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Kerkwees in n post-sekulêre tyd
Vorster, J.M. (Koos)
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The term "post-secularism" was introduced in a 2004 Television debate between the German philosopher Habermas and Cardinal Ratzinger, the former Pope of the Roman Catholic Church. With this term Habermas ventured to identify a new paradigm in Western thought and social development which testifies to a renewed interest in religion and metaphysics. Several contemporary case studies reaffirm this notion. Zieberts & Riegel (2009:300), amongst others, say that a new, relevant kind of religion is emerging where religion is seen as a source of socio-moral commitment, because it proposes an ethical orientation. According to Cliteur (2010:1) religions are growing. Sigurdson (2010:177) identifies this phenomenon as a "re-enchantment" of society possibly with a reference to the view of the philosopher Taylor (2007:21) that secularism brought about "disenchantment" in the modernist society. In his recent empirical research Martin (2011:105) concludes that this revitalisation of religions is also evident in the Christian religion with certain exceptions in Western Europe. However, he adds that this resurgence does not necessarily imply a new interest in the main ecclesiastical traditions. This new development follows an era in Western Europe where the validity of Theology as a science, the authority of the Bible and ecclesiastical Creeds and Confessions have been questioned to a large extent. Post-Apartheid society in South Africa seems to follow the same route. The attempt by the Theologies of Secularism initiated by Cox (1967) and the Political Theologies of the seventies and eighties of the previous century to address the decline of Christianity did not stem the flow of secularism. How valid is it then to take the notion of an emerging post-secular paradigm seriously and to expect a revitalisation of Churches of the European Protestant tradition in South Africa? And, if so, what are the prerequisites for such a revitalisation? The central-theoretical argument of this research article is that such a change is possible. Churches in South Africa can be enriched by the post-secular paradigm when the confession of the church as the community of believers is revisited and explored in the various major ecclesiastical traditions. The emergence of post-secularism is a valid point of view and can be seen as a result of the post-modernist condition that Lyotard (1991:XXIII) identified in Western culture. Postmodernism scrutinised the dominance of reason and the existence of absolute truths. Spirituality became a plausible feature in modern life as well as the role of religions and religious experience. Postmodernism brought people and their deeper emotional and spiritual needs into view and created the humus for the development of personal identity, deep relations and true humanity. Western Christian Churches in South Africa are thus confronted by a new post-secular reality where people are in search of new answers, forms of worship, ways of relating and experiencing. Institutionalism, formalism and traditions are no longer answering the needs of the new spiritual environment proposed by post-modernism and post-secularism. This research proposes that the communion character of the church should be revisited and utilised in order to create a plausible religious climate for the post-secular society and its needs. The biblical metaphors of the church as the people of God; the body of Christ and the Temple of the Holy Spirit provide the foundation for such a climate. These metaphors emphasise the relational character of the church where people can experience a deep spiritual relation with God and with others. As a witnessing community the church can engage in dialogue with other moral agents in solving the major problems of the modern environment. As a communion of believers the church can function as a therapeutic community where the destitute, the poor and the suffering can find healing and hope by way of entering into living relationships. Furthermore, the church as a community of believers should act as a community of character (Hauerwas 1981:42), which, by way of example, can give moral guidance in the process ofstrengthening the moralfibre of the post-secular society. It may be possible that a re-assessment of the church as a community can provide the keys to open a new dynamic future for the church. As long as the church can nurture such a sense of community it will be relevant in the post-secular society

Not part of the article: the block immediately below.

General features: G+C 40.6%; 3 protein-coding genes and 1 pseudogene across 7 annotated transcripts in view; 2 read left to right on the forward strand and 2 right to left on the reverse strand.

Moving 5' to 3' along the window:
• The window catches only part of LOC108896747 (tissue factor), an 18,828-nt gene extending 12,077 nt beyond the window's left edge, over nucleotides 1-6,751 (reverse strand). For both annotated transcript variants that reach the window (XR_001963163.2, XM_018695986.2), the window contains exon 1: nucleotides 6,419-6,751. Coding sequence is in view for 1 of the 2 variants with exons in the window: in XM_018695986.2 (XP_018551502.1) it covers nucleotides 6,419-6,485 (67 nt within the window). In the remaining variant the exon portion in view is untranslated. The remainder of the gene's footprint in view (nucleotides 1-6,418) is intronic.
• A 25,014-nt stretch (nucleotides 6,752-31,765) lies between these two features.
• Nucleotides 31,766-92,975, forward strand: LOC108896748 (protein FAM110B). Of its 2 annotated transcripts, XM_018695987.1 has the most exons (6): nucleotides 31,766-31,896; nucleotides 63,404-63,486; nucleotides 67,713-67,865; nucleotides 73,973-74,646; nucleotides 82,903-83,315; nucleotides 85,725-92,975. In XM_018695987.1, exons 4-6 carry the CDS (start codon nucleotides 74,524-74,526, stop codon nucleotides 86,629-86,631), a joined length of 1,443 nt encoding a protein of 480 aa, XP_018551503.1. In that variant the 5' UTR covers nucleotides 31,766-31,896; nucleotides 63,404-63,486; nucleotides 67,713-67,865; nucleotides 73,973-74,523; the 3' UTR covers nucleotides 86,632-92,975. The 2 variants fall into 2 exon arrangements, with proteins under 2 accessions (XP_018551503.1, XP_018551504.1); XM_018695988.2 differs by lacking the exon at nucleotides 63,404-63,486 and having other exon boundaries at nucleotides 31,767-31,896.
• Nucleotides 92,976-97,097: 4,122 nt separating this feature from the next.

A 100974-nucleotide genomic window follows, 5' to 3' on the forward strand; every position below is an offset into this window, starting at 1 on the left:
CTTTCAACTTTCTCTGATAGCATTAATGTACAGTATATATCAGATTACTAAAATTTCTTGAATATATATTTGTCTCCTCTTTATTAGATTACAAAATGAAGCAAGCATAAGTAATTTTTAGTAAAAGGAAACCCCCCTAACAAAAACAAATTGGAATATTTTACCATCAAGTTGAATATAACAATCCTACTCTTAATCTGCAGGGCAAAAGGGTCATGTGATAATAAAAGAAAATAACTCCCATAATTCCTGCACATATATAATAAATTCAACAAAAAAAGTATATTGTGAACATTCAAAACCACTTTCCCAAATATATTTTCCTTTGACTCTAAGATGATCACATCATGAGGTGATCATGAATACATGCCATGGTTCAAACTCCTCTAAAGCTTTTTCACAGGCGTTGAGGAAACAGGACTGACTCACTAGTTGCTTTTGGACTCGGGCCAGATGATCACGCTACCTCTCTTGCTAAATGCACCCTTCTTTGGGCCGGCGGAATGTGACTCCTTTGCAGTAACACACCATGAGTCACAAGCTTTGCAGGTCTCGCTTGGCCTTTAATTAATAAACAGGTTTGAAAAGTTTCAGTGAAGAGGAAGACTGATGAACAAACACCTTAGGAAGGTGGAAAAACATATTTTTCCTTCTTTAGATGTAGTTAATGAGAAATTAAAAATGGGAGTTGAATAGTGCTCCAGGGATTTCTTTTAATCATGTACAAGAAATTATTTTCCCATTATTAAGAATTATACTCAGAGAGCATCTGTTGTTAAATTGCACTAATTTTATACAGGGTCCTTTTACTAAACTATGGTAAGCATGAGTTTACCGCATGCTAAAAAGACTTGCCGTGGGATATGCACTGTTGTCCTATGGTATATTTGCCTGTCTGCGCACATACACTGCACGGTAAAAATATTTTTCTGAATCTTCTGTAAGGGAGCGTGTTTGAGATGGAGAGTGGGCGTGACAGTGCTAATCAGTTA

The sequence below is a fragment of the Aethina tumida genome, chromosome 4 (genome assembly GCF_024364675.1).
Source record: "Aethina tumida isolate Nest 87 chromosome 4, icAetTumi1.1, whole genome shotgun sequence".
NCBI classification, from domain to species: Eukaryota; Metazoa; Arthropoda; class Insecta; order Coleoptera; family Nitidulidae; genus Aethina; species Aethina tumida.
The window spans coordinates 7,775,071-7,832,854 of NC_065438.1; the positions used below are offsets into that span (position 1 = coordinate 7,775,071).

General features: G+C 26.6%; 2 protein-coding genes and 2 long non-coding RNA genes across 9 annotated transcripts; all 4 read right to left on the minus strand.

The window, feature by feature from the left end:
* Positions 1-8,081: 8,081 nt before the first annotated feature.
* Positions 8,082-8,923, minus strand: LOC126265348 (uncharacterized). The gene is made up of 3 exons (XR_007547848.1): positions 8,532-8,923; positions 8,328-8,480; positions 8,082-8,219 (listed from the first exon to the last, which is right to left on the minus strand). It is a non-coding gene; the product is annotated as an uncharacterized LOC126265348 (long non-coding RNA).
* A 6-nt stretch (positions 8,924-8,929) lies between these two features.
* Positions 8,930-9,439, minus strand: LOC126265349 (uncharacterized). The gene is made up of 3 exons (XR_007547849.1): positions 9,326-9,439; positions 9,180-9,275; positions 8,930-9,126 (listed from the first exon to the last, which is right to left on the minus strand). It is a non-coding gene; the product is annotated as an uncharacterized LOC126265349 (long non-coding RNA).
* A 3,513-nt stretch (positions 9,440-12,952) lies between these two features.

- Faculty of Theology